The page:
Brexit: March and May
The U.K. government is on schedule to trigger Article 50 by the end of March, formally signalling intention to leave the European Union. The Supreme Court ruled the government could not go ahead without Parliament’s approval, so a bill was quickly introduced, passing its first vote 498-114. All Conservatives (except one) supported and Labour was split, while Liberal Democrats, Scottish Nationalists and the Welsh Plaid Cymru opposed. The court had also ruled approval was not required from the devolved administrations. The bill has further to go through Parliament before final vote and assent, due later this month.
The U.K. government issued a white paper outlining its approach to Brexit. The paper builds on Prime Minister Theresa May’s speech in January, in which she said the U.K. would not seek partial or associate membership, but a “new, positive and constructive partnership.” Priorities include departure from the European Court of Justice, control of immigration, maintenance of the common travel area with Ireland, protection of rights for EU nationals in the U.K. and vice versa, and free trade agreements with the EU and other countries. Responses from some European leaders suggest negotiations will be challenging, and the increased interest in upcoming Dutch and French elections is significant.
strategy and growth
The U.K. government released its plans for a national industrial strategy. In a consultation paper, Business Secretary Greg Clark said one of the key aims was to “make the U.K. one of the most competitive places in the world to start and grow a business.” The draft strategy is worth reviewing for B.C.-based businesses investing or considering investment in the U.K. The next step is for the government to receive comments on the paper by April 17.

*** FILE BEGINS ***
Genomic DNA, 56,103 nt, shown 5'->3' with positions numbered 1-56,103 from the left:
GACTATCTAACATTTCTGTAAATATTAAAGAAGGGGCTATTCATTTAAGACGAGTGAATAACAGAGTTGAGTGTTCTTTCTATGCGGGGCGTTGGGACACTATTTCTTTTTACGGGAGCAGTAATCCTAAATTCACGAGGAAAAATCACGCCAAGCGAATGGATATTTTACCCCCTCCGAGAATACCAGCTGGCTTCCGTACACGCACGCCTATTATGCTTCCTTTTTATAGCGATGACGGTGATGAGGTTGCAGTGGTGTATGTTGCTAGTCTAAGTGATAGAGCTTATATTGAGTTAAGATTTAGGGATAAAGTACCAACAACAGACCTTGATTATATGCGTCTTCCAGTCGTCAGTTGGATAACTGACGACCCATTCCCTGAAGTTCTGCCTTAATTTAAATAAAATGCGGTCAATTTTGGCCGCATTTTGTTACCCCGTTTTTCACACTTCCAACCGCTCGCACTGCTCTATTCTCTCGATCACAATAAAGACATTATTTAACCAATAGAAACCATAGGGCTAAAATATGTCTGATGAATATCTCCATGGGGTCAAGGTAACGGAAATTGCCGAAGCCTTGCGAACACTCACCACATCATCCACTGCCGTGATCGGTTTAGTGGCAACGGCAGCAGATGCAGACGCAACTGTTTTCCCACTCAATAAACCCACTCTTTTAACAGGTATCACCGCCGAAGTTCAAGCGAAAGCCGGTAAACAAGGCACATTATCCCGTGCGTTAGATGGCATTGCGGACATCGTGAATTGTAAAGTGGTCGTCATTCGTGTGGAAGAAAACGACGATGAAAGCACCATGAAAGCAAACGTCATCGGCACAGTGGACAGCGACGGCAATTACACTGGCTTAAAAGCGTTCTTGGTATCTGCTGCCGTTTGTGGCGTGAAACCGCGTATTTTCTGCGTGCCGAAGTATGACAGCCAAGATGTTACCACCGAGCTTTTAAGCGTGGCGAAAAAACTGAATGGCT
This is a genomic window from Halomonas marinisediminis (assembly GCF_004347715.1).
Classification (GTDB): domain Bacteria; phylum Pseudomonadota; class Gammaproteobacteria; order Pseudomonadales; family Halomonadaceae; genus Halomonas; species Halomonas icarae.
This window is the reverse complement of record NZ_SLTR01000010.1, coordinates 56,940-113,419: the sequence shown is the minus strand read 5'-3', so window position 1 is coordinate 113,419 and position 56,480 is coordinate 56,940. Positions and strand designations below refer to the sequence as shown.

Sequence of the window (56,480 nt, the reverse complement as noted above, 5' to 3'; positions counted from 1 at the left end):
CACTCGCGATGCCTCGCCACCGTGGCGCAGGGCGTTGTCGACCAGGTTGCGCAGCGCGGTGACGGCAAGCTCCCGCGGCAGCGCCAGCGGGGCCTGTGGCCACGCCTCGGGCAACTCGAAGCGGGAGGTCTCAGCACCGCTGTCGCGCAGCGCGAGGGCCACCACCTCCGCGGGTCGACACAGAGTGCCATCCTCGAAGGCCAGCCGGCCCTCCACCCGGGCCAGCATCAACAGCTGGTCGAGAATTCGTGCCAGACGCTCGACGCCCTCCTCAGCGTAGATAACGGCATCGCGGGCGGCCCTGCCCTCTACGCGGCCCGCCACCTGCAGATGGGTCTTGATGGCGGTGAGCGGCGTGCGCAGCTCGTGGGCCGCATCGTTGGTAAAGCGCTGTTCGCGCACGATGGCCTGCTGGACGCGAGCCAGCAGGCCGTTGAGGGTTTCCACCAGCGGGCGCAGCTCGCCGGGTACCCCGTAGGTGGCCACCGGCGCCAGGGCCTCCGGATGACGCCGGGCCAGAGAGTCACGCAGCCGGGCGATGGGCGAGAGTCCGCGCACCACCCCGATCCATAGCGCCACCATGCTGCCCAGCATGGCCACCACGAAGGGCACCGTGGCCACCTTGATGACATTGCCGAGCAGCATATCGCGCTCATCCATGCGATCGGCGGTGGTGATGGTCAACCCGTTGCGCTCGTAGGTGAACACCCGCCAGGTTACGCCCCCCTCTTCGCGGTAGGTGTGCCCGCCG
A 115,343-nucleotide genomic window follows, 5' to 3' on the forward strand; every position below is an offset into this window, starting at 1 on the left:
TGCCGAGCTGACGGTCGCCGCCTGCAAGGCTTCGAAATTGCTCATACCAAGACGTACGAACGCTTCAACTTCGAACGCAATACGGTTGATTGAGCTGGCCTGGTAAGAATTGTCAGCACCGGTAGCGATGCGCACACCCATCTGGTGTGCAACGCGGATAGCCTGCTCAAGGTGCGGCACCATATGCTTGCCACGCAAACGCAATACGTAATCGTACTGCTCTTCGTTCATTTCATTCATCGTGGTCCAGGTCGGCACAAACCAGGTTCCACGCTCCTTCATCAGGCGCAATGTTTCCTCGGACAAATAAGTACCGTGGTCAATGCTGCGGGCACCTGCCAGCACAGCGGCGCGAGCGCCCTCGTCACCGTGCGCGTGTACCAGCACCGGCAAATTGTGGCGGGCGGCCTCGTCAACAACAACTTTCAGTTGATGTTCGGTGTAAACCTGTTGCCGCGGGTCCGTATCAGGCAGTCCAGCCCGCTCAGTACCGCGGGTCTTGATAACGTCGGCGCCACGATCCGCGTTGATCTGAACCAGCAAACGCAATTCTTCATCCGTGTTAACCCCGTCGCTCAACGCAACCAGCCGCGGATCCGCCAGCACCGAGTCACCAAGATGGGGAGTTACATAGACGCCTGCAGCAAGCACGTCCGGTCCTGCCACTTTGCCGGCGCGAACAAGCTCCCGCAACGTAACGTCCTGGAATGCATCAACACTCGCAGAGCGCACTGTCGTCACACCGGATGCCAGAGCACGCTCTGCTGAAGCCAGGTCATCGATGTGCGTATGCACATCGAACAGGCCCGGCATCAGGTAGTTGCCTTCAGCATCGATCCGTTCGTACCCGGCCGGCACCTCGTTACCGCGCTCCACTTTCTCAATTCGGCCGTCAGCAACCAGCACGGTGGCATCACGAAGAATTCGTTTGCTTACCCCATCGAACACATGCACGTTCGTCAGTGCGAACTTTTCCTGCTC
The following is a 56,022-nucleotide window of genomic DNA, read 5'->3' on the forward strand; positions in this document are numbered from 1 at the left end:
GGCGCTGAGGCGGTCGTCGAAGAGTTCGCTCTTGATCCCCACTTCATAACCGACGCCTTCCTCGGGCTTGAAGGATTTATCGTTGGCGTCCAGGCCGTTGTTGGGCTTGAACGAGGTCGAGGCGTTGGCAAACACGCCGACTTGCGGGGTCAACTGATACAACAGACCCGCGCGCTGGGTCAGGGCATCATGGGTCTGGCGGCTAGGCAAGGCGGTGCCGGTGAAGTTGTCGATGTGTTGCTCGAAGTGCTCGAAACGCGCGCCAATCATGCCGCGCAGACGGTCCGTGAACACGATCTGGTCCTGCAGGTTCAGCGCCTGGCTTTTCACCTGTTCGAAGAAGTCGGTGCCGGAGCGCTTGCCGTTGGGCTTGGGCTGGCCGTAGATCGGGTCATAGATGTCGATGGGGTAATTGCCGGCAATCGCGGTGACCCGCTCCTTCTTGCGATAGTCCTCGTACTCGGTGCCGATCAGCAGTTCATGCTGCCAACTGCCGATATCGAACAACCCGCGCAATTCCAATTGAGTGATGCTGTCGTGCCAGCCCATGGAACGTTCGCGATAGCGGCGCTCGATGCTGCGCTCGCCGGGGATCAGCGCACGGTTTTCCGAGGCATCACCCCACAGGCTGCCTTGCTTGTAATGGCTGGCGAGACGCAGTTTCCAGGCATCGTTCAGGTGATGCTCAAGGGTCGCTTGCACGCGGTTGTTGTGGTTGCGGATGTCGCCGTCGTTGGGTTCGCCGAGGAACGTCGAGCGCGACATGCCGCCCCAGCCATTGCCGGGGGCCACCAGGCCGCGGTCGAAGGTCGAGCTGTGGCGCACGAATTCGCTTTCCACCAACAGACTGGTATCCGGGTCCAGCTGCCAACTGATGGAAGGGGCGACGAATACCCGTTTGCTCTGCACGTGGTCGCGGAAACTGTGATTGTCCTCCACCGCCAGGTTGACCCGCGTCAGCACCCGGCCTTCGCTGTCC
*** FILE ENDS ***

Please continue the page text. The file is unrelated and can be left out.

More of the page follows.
The Bank of England further revised its growth projections for 2017 upwards, to 2% from 1.4%, keeping interest rates at 0.25%. It also expected the continuation of a weak pound eventually to fuel inflation, potentially leading to slower growth into 2018. Consumer spending remained higher than expected but households are managing their budgets through a low rate of savings.
CETA set to go
The European Parliament has approved the Comprehensive Economic and Trade Agreement (CETA) between Canada and the EU. PM Justin Trudeau visited Strasbourg on February 16 and spoke to the European Parliament, welcoming the agreement: “With CETA we have built something important. … Now we need to make it work.”
The Canadian House of Commons has also approved enacting legislation (Bill C-30), meaning that once the Senate has given its approval, and with some provincial implementation work, CETA should provisionally enter into force (pending final ratification by individual EU member states). The full text is here.
Taste of Canada
On February 27, B.C. producers will present seafood, fresh produce, high-end niche packaged goods and wines at the Taste of Canada event in London. Delegates will showcase their produce to select representatives from the U.K. food industry interested in Canadian products, and renowned Vancouver chef Nathan Fong will be preparing dishes for the event.
B.C.’s Pocket Gamers
Eleven B.C. companies attended the Pocket Gamer Connects event in London January 16-17. Nine were from Vancouver, one from Victoria and one from Kelowna – including Greenstone Initiatives, V2 Games Inc. and Motive.io. The conference and trade show was attended by international industry leaders such as Google, Amazon, Sega and Disney. Over the two days, the B.C. companies connected with other attendees, potentially leading to future partnerships.
Rupert Potter is a U.K.-based writer, speaker and diplomat who has worked in Jordan, Bahrain, Sweden and Canada. His career has included work with the U.K. government. He runs an independent consultancy.